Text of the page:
Caracterización fenotípica y genotípica de Streptococcus uberis aislados de mastitis bovina subclínica en tambos de Argentina. El objetivo de este estudio fue investigar las características fenotípicas y genotípicas de Streptococcus uberis aislados de casos de mastitis subclínica (MSC) y examinar la posible asociación entre ambas características. Un total de 32 cepas de S. uberis fueron aisladas de 772 muestras de leche de cuartos mamarios (MSC > 25 0000 células/ml) colectadas de 195 vacas seleccionadas al azar pertenecientes a 18 tambos lecheros localizados en Argentina. Las cepas de S. uberis fueron caracterizadas fenotípicamente sobre la base de la presencia de factores de virulencia tales como el factor activador del plasminógeno (FAP), la hialuronidasa (HIA), la cápsula (CAP) y el factor CAMP. Además, fueron caracterizadas genotípicamente por electroforesis de campos pulsados (PFGE). Las cepas de S. uberis expresaron el factor activador del plasminógeno, la hialuronidasa o la cápsula (65,5 %, 56,3 % y 59,4 %, respectivamente), pero solo el 25 % fueron CAMP positivas. Sobre la base de la combinación de los factores de virulencia se identificaron 13 perfiles de virulencia diferentes. Asimismo, se identificaron 18 patrones de PFGE con un 90 % de similitud entre las 32 cepas de S. uberis. Se presentó una gran diversidad de perfiles de virulencia y patrones de PFGE entre los tambos. Cepas con el mismo patrón de PFGE presentaron perfiles de virulencia diferentes. Las cepas de S. uberis causantes de MSC en bovinos incluidas en el presente estudio mostraron heterogeneidad con respecto a sus características fenotípicas y genotípicas, y los patrones de PFGE no estuvieron asociados con los perfiles de virulencia.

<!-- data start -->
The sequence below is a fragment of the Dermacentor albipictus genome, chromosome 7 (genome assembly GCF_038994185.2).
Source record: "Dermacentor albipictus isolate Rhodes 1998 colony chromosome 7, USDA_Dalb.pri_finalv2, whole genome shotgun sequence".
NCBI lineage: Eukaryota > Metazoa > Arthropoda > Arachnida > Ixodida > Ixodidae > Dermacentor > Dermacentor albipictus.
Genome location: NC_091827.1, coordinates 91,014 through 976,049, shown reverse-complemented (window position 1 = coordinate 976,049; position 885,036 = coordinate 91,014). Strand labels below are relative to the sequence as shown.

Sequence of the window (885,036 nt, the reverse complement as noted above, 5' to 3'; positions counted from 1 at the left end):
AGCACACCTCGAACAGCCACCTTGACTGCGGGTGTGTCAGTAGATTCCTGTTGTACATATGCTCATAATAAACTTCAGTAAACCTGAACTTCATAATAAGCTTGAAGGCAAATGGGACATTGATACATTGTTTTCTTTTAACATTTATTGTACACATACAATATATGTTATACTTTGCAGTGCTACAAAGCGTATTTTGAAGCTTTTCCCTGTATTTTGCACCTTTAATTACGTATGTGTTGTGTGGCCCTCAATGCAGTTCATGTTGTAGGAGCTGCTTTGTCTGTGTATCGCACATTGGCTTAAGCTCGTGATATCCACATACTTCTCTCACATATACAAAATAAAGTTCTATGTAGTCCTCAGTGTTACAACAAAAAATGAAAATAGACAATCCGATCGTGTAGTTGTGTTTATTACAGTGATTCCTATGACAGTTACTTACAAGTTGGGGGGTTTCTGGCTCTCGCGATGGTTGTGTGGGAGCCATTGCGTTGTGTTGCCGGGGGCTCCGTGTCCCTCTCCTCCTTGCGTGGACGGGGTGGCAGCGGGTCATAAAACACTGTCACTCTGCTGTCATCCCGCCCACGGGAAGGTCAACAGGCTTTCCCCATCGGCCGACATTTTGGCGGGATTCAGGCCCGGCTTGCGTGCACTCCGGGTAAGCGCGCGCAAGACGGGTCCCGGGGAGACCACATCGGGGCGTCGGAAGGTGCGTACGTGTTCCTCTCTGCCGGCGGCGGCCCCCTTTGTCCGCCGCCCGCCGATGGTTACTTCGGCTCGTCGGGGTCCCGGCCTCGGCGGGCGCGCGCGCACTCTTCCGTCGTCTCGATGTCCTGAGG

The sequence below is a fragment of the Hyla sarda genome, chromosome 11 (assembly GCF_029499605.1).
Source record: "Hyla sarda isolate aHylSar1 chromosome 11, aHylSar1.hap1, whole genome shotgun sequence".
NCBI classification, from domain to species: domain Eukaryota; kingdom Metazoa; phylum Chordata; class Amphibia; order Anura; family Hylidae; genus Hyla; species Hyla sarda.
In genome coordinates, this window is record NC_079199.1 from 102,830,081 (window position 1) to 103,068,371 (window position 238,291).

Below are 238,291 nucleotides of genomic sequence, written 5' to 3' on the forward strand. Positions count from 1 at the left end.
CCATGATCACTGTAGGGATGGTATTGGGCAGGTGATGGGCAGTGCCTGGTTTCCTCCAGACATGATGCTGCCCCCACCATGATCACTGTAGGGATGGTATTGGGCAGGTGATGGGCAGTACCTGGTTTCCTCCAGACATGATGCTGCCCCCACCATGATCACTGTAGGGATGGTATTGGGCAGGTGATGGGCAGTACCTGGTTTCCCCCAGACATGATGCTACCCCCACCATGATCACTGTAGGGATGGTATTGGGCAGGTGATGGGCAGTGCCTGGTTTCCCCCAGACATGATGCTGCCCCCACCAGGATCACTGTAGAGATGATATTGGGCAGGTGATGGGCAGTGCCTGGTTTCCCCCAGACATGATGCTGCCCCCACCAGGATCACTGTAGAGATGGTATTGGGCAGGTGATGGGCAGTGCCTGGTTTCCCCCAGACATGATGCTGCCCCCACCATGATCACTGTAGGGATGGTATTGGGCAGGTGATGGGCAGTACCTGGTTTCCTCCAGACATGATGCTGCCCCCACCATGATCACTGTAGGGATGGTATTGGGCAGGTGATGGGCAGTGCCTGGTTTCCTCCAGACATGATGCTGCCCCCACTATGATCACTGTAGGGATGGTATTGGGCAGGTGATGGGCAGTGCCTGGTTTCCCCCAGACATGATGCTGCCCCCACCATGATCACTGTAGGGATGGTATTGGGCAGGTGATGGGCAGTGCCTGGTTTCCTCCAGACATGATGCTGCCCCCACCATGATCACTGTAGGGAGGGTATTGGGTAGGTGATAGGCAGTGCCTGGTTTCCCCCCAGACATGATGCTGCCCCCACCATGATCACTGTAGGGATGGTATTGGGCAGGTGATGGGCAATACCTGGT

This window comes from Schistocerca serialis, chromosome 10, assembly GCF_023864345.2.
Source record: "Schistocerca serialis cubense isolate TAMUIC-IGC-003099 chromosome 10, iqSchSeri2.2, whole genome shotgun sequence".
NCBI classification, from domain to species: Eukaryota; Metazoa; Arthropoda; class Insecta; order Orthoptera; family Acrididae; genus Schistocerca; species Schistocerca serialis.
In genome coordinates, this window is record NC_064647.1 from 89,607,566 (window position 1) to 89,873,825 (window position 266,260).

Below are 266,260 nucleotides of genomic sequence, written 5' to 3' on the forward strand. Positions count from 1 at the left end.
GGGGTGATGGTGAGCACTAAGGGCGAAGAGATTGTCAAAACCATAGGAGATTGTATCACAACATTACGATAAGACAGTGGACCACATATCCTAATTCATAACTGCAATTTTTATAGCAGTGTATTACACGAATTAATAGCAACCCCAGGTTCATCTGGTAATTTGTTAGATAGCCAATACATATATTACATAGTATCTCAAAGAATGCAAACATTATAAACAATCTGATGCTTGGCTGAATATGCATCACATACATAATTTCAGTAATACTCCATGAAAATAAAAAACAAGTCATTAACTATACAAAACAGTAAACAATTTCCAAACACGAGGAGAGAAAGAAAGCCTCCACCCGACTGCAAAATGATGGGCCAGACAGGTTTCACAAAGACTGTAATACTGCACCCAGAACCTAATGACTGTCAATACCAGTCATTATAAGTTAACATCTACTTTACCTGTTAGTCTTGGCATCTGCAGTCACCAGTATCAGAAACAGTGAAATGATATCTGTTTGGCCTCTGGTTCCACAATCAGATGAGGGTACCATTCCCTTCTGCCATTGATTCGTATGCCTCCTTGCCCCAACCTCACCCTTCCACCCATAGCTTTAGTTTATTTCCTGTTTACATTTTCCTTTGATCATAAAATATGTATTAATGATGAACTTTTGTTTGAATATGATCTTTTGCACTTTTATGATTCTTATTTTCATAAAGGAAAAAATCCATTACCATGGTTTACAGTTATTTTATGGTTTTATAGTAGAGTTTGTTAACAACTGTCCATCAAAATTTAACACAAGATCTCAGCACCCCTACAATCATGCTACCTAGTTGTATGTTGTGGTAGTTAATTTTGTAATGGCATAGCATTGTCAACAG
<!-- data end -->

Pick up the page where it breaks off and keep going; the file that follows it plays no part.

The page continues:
Palabras clave: Streptococcus uberis; Mastitis subclínica bovina; Electroforesis de campos pulsados; Factores de virulencia.